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Focus: Queensland security of payment regime: more change on the horizon

16 January 2017

In brief: The Queensland Government recently released a Queensland Building Plan discussion paper for public consideration that coincided with the enactment of the Federal Government's Building and Construction Industry (Improving Productivity) Bill 2013. Both developments have the potential to affect the existing security of payment regime in Queensland. Partner Nicholas Ng (view CV), Managing Associate Nikki O'Leary (view CV), Senior Associate Matt Thomas and Associate Brydon Wang consider the proposed changes to security payment regimes under the Queensland Building Plan and the ABCC legislation.

 
 

How does it affect you?

  • Construction projects in Queensland with a value of over $1 million will require a head contractor to establish a project bank account for the sole purpose of quarantining progress payment and retention amounts to ensure prompt payment to contractors and subcontractors. These accounts are similar in substance to the schemes presently being trialled in NSW and Western Australia.
  • A number of potential amendments to Queensland's security of payment legislation have been identified including:
    • consolidation of various security of payment provisions into one piece of legislation;
    • removing the requirement to state that a payment claim is made under the Building and Construction Industry Payment Act 2004 (Qld) (the BCIPA); and
    • providing claimants with an additional 20 business days to lodge an application for adjudication under amendments to BCIPA.
  • The potential removal of the need to explicitly confirm that a claim is made under the security of payment legislation will create a need for principals and head contractors to assume that any claim may ultimately proceed to adjudication under the BCIPA.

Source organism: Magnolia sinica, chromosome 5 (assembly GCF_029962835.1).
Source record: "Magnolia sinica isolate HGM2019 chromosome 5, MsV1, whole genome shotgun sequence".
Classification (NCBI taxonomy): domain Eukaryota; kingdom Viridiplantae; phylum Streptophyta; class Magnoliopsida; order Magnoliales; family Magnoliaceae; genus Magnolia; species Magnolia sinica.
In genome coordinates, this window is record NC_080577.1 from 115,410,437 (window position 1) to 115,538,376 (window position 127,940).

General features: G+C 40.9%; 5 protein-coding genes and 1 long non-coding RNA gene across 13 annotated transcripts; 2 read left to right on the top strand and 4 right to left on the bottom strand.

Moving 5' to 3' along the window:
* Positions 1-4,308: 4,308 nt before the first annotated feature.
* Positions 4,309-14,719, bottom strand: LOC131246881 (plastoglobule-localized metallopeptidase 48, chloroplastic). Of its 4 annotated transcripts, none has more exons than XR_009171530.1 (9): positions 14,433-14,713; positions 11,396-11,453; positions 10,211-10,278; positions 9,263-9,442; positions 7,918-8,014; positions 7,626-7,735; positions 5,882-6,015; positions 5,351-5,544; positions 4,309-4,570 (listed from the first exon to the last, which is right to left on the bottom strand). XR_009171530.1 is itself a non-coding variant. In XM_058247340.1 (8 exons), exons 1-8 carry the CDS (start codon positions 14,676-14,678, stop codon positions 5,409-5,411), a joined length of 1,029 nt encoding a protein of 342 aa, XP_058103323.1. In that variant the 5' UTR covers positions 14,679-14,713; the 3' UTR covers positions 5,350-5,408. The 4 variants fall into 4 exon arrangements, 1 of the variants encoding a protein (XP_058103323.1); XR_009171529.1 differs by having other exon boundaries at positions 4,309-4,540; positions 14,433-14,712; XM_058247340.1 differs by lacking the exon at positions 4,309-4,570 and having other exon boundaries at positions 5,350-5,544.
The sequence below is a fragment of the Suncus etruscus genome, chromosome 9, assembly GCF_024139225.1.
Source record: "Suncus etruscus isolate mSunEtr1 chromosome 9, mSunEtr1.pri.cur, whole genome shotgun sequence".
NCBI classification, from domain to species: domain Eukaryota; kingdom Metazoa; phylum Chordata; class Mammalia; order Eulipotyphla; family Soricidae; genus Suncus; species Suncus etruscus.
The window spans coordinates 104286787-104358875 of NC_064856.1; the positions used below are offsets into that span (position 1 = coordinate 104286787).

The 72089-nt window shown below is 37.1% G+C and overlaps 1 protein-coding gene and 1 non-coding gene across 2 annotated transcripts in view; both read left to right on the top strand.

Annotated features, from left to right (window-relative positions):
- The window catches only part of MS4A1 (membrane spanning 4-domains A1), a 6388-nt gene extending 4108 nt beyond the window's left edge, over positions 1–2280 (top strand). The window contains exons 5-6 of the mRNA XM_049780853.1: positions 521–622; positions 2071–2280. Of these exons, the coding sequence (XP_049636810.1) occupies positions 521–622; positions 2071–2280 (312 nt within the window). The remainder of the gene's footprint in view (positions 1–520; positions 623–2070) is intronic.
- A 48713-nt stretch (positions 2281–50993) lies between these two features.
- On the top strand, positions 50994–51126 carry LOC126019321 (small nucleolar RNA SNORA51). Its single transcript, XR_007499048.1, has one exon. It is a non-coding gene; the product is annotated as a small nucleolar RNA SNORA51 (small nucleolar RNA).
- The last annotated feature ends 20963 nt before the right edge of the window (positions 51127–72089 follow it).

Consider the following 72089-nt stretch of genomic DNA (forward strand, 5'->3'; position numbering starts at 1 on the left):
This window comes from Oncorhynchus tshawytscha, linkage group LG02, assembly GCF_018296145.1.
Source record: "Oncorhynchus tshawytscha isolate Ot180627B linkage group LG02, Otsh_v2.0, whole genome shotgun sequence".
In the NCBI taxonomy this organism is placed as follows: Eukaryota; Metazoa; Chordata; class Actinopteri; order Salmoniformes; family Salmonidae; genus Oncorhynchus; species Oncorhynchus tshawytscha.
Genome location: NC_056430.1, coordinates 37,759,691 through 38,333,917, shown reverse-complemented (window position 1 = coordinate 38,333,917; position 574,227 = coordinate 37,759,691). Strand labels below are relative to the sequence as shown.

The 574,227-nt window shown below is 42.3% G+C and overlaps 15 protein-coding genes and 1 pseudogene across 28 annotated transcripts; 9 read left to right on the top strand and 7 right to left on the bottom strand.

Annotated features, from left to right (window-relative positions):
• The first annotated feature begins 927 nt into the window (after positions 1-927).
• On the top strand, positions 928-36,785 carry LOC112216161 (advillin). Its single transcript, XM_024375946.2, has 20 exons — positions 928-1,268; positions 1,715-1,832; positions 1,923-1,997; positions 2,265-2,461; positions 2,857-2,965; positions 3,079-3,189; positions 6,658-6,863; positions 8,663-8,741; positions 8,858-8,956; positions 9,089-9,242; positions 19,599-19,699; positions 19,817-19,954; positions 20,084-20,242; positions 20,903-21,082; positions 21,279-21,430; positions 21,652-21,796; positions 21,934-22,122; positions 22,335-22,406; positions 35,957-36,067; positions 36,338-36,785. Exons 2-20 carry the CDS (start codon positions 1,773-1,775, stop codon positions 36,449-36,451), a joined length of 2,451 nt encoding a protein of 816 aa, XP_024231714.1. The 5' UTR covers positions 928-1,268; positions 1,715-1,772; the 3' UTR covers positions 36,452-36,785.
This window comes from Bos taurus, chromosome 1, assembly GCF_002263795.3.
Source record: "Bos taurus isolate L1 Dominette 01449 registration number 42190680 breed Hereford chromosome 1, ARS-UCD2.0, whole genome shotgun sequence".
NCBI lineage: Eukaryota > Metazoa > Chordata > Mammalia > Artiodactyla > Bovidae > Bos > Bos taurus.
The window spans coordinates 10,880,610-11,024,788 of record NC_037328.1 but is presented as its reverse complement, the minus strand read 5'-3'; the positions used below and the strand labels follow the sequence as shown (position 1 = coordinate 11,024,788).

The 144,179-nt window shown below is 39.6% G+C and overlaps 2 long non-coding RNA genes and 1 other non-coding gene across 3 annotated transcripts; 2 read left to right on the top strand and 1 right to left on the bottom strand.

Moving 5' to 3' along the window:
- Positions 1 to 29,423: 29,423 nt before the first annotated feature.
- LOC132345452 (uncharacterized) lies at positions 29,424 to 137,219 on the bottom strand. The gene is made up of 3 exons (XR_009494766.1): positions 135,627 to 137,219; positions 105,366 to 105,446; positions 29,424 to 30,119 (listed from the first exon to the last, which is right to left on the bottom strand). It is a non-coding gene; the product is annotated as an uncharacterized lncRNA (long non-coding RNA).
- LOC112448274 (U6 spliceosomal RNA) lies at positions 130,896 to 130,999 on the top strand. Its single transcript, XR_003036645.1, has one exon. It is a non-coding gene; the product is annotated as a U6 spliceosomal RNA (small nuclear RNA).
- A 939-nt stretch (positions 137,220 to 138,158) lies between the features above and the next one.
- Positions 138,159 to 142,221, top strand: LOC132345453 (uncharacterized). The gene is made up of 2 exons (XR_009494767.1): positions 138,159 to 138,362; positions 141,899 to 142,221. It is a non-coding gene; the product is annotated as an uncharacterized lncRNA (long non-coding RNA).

Queensland Building Plan

The Queensland Building Plan discussion paper identifies the following proposed amendments to Queensland's existing security of payment regime to:

  • consolidate in one piece of legislation the security of payment provisions under the BCIPA, Subcontractors' Charges Act 1974 (Qld) (the SCA) and the provisions in the Queensland Building and Construction Commission Act 1991 (Qld) that relate to ensuring payment to subcontractors;
  • introduce project bank accounts (PBAs) on every construction project over $1 million. The aim of these accounts is to address 'cascading payments' from head contractors to subcontractors, where subcontractors bear the risk of a head contractor's insolvency, and where payments received by head contractors are routinely accessed to 'supplement… cash flow and working capital'.1 Principals will be required to pay progress payments into the PBA, which would then disburse the payments directly to the head contractor and subcontractors;
  • remove the requirement to state that a payment claim is being made under the BCIPA. The Queensland Government has indicated this amendment is intended to ensure that the benefits of security of payment legislation extend to all payment claims without having industry participants make specific claims under the BCIPA provisions. This amendment would align the statutory payment claim process with the current regime in NSW;
  • provide an extension of 20 business days to the timeframe to lodge adjudication applications. For 'standard' claims (below $750,000) the timeframe is proposed to be extended from 10 business days to 30 business days. For 'complex' claims (over $750,000), the timeframe is proposed to be extended from 20 business days to 40 business days;
  • extend the BCIPA provisions to contracts that have been terminated for convenience. Specifically, the Queensland Government intends to clarify that payment claims may be made after termination of the contract, for the period up to the termination of the contract, and that these payment claims that survive the termination for convenience will still be caught under the security of payment regime; and